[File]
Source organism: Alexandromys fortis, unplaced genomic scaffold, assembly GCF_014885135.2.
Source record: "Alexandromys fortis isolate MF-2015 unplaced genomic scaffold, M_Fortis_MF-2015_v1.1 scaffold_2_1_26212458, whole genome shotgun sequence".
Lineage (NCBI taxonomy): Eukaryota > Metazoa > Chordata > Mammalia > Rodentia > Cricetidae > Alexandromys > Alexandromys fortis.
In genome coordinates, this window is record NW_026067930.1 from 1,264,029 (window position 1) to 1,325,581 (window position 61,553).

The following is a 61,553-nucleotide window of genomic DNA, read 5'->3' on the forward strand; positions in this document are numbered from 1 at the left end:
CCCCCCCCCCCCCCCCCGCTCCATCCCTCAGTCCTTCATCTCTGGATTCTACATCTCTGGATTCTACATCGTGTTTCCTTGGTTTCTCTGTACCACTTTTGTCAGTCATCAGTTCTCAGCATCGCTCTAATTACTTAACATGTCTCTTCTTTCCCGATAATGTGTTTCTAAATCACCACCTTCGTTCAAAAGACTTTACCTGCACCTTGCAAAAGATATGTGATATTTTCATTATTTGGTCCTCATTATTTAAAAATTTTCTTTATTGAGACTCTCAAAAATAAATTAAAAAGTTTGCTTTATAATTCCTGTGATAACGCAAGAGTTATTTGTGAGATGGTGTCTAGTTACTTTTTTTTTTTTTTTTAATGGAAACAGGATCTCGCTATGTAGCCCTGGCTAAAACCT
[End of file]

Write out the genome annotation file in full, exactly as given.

Source organism: Alexandromys fortis, unplaced genomic scaffold, assembly GCF_014885135.2.
Source record: "Alexandromys fortis isolate MF-2015 unplaced genomic scaffold, M_Fortis_MF-2015_v1.1 scaffold_2_1_26212458, whole genome shotgun sequence".
Lineage (NCBI taxonomy): Eukaryota > Metazoa > Chordata > Mammalia > Rodentia > Cricetidae > Alexandromys > Alexandromys fortis.
In genome coordinates, this window is record NW_026067930.1 from 1,264,029 (window position 1) to 1,325,581 (window position 61,553).

The following is a 61,553-nucleotide window of genomic DNA, read 5'->3' on the forward strand; positions in this document are numbered from 1 at the left end:
CCCCCCCCCCCCCCCCCGCTCCATCCCTCAGTCCTTCATCTCTGGATTCTACATCTCTGGATTCTACATCGTGTTTCCTTGGTTTCTCTGTACCACTTTTGTCAGTCATCAGTTCTCAGCATCGCTCTAATTACTTAACATGTCTCTTCTTTCCCGATAATGTGTTTCTAAATCACCACCTTCGTTCAAAAGACTTTACCTGCACCTTGCAAAAGATATGTGATATTTTCATTATTTGGTCCTCATTATTTAAAAATTTTCTTTATTGAGACTCTCAAAAATAAATTAAAAAGTTTGCTTTATAATTCCTGTGATAACGCAAGAGTTATTTGTGAGATGGTGTCTAGTTACTTTTTTTTTTTTTTTTAATGGAAACAGGATCTCGCTATGTAGCCCTGGCTAAAACCT